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6 modern yoga styles by entrepreneurial teachers you must check out

I’ve written about the difference between traditional yoga styles, such as Hatha and Ashtanga, and modern interpretations on this blog before. Modern yoga styles often appeal to people simply looking for the exercise benefits yoga can bring. The traditional types appeal to those looking for the wider, perhaps more spiritual and meditative experience.

There are modern takes on yoga that have been developed by entrepreneurial yoga teachers. What I mean is they have created yoga brands and business models around their own unique interpretation of yoga. Perhaps the most famous of these is Bikram Choudray who created Bikram Yoga which is now well known throughout the world as a sequence of 26 poses taught in a very hot room.

There are others that are well worth checking out. Here are 6 modern interpretations of yoga developed by such entrepreneurial teachers, all of which have touched me to different degrees on my own journey to be a yoga teacher.

modern yoga styles entrepreneurial teachers

Baron Baptiste hails from the US and promotes a style called Baptiste Power Vinyasa Yoga. It’s quite a challenging class taught in a very motivational style focussing on physical achievement. Traditional yoga trappings are kept to a minimum though there are nods to the Sanskrit names and the power of meditation.

Baptiste describes himself as follows:

“… not a spiritual, moral or religious teacher of any kind, nor is he a guru or spiritual master of any sort; he makes no claim to having any special brand of wisdom or enlightened knowledge. Baron is inspired by sharing his experience and contributing to others by teaching from the body of principles and distinctions that make up Baptiste Yoga and from his own upbringing and training in yoga and transformational practices.”

His book “Journey into Power” is well worth tracking down on Amazon.

modern yoga styles

David Farmar a graduate of the Baptiste school and teaches in Denver Colorado. I’ve included him here for two reasons. First his teaching style is amongst the best I’ve ever seen, perhaps a little loud for some, but motivational with very clear instruction. He also injects humour into his teaching which won’t be everyone’s cup of tea but I think it makes for a unique experience.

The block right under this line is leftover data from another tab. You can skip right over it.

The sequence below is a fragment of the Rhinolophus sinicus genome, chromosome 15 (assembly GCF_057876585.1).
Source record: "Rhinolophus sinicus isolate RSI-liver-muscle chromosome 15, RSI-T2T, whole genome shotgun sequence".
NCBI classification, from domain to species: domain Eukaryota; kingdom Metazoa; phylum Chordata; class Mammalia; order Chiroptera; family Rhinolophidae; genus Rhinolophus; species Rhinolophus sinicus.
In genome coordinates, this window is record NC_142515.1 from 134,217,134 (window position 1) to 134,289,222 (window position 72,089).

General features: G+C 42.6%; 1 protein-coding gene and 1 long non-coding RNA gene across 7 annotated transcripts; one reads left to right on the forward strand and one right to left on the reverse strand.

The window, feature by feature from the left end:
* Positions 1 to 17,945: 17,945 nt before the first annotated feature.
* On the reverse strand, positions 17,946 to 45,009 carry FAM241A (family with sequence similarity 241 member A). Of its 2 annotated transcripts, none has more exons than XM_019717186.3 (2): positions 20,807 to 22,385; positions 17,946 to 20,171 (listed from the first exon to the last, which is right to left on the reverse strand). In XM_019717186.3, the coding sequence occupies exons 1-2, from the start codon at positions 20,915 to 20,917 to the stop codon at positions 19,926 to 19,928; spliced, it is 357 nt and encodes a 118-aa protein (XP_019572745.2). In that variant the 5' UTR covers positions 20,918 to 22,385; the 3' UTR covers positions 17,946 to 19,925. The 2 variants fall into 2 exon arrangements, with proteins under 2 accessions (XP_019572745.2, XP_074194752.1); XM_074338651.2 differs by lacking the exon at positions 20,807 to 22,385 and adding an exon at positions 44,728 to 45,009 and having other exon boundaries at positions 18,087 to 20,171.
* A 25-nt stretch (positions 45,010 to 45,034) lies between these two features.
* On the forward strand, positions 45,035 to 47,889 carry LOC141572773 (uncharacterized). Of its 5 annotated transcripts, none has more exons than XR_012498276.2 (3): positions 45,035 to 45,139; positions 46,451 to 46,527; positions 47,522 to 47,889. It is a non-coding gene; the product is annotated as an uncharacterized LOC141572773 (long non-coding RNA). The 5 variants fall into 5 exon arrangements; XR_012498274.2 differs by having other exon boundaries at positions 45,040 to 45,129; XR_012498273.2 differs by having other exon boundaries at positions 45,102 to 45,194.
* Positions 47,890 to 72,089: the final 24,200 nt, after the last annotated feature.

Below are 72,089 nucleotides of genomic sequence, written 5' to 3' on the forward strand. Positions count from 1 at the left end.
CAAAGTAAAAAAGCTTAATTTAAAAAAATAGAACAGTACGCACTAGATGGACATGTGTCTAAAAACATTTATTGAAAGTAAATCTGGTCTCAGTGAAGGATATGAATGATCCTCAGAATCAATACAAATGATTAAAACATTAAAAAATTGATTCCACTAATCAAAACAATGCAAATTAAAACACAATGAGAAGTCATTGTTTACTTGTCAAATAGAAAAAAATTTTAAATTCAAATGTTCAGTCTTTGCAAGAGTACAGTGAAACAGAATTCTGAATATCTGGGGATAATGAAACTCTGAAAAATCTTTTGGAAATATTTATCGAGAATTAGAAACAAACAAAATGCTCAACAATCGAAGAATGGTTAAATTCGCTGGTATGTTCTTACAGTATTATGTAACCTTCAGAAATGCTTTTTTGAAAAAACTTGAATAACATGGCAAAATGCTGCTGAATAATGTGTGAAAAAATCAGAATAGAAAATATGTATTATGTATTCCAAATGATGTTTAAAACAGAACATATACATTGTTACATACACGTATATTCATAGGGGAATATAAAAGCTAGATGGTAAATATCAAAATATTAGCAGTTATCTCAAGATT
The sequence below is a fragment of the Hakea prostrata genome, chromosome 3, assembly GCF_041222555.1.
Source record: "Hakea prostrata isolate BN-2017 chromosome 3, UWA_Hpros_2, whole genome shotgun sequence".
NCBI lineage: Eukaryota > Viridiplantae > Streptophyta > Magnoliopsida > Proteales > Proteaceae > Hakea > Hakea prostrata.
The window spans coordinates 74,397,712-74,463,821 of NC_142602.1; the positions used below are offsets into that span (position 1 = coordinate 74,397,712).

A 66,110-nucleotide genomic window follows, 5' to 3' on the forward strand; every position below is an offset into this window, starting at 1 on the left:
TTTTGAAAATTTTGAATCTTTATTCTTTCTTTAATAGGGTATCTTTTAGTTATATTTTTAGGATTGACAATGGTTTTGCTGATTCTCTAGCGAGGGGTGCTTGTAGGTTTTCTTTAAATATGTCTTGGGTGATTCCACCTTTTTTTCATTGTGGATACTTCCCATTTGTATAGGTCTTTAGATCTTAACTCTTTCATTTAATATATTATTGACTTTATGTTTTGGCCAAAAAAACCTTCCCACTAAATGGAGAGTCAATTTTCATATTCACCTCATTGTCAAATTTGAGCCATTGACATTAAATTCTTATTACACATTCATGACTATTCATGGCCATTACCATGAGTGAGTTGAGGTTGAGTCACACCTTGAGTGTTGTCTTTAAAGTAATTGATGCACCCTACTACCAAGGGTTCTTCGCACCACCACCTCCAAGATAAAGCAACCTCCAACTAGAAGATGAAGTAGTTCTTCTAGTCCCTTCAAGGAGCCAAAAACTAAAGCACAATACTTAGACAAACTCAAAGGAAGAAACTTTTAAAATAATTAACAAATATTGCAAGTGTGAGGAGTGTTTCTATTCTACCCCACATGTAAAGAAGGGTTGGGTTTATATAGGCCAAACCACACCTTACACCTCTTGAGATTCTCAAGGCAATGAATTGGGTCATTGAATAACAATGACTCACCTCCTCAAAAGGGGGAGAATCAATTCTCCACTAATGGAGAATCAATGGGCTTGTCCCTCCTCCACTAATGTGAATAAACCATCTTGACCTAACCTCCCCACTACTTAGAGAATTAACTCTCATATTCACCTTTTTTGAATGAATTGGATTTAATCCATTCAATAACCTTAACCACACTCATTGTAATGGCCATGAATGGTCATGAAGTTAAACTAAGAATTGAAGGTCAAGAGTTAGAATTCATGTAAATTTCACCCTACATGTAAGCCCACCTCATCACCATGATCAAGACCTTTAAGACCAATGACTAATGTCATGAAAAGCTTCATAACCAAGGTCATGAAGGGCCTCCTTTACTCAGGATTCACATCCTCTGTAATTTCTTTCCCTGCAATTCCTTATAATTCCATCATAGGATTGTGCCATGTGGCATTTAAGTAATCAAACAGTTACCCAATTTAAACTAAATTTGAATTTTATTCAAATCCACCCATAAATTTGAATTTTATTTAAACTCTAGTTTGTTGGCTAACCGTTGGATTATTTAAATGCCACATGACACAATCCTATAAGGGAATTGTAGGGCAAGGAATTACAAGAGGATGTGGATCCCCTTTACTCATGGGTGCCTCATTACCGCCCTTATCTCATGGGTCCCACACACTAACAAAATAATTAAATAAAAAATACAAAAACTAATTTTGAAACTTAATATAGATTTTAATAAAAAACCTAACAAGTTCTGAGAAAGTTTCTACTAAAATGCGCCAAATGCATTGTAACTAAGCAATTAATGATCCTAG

Secondly he publishes regular audio podcasts of his classes on iTunes? They show case his style of teaching and are a great source of good teaching points for teachers. The instruction is so precise you could do a whole class without needing to see him. I find this quite remarkable.

modern yoga styles

Sadie Nardini positions herself as a wellness expert and her own style of yoga is called Core Vinyasa. Check out her videos and the great articles she writes on wellness topics. Her innovation is the ability to have a consultation with her via Skype.

She describes her approach:

“My intention is to make yoga and centering simple, fun, engaging and clear, so everyone ┬ácan take charge of their own future, by getting back to living honestly, and fully, right here in the present moment.”

modern yoga styles

Shiva Rea is probably the most graceful yoga presenter I have ever seen and she has a great name. Again a prolific producer of videos, her yoga brand is called Prana Flow. And flow it does. Her sequences of poses melt together to create beautiful intricate and sometimes challenging patterns.

Shiva sums it up as follows:

“Vinyasa is a natural sequence unfolding with creative intelligence – a conscious evolution connecting each moment with unifying breath.”

modern yoga styles

A well known entrepreneur in the UK fitness market for over a decade, Jayne Nicholls introduced her brand Freestyle Fitness Yoga (FFY) specifically for people looking only for yoga’s exercise benefits. It is unique that it uses no yoga terminology at all. You won’t hear words like Warrior Two in an FFY class, nor will you have to learn Sanskrit pose names.

Jayne’s focus is on the physical benefit of the exercise. You’ll know why you are doing each pose, which muscles it works, and what effect it will have on you.

She explains her approach:

“FFY concentrates on movement, breathing, transitions from one posture to another and progression. There is no dogma, chanting or use of Sanskrit terms as postures are prescribed from a modern fitness perspective.”

modern yoga styles

Finally Yoga Today is a lovely website run by a team of American Yoga teachers. They regularly release whole classes on video in various traditional and modern styles, sometimes mixing the two. You can buy an hour long class for a couple of quid, amazing value for such quality instruction. Some of the films were shot outdoors in simply stunning locations. Yoga against a backdrop of such breathtaking scenery adds an extra special element to these lovely videos.

My favourite teacher is Adi Amar. Her precise instruction shows her deep love for what she does. Watch her teach the traditional Ashtanga Primary Series, or a modern Power Yoga sequence. She is addictive.

I have learned so much from these inspirational people, who thanks to the Internet, have been able to take their brands and teaching expertise to a worldwide audience.

Over to you: What do you think of these websites and modern yoga styles? Have you come across any other yoga styles and brands developed by entrepreneurial teachers? Please leave a comment and share your thoughts.